In 1822, Marianne Williams, with her missionary husband Henry and their three small children, left England forever. Their new home, in New Zealand's Bay of Islands, was a remote one-house settlement – the Church Missionary Society mission station headquarters. This was nearly twenty years before the signing of the Treaty of Waitangi.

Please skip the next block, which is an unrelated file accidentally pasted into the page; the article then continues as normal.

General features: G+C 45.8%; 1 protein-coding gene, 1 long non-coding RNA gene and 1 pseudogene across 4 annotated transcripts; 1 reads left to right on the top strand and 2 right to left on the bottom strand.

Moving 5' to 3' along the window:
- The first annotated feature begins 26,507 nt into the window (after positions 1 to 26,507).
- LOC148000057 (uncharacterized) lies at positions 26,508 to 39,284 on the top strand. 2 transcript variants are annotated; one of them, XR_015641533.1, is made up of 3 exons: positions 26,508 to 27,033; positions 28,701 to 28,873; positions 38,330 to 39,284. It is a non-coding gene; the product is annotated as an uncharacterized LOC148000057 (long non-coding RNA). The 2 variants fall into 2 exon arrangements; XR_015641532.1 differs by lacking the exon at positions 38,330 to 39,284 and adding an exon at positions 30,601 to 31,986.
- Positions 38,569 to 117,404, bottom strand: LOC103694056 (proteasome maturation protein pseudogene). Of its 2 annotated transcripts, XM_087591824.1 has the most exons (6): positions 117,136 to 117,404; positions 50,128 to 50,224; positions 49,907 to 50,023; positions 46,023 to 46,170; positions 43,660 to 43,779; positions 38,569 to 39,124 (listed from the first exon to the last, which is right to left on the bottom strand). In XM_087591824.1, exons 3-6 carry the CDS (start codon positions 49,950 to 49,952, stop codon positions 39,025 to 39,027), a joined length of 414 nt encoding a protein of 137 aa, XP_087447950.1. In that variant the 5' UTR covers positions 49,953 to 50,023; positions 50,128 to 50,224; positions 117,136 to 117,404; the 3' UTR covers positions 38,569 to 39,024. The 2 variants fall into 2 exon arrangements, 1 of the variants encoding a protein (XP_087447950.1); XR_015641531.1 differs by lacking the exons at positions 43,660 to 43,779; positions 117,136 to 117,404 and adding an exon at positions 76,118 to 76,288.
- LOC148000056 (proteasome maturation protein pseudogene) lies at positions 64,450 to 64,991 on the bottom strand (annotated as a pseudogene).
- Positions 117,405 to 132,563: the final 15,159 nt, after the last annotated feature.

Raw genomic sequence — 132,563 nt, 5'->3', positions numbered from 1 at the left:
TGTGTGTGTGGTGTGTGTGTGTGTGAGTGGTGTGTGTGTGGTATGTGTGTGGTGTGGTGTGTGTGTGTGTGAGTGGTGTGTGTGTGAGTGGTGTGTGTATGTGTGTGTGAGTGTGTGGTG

Marianne's only contact with the outside world was in letters home to her family in Nottingham. It is through these letters that her story can be told. At a time when most women of her age and class were enjoying the luxuries of industrial England, Marianne Williams was living among warring Maori tribes with unruly whaling crews across the bay. With her husband often absent, she was nurse, midwife and surrogate missionary in the community, and coped with running the mission station and schools, providing hospitality to visiting European explorers – including Charles Darwin – and tending to her growing family of eleven children. Yet, despite these immense demands, in her letters the bravery and uncomplaining determination of this extraordinary woman shine through.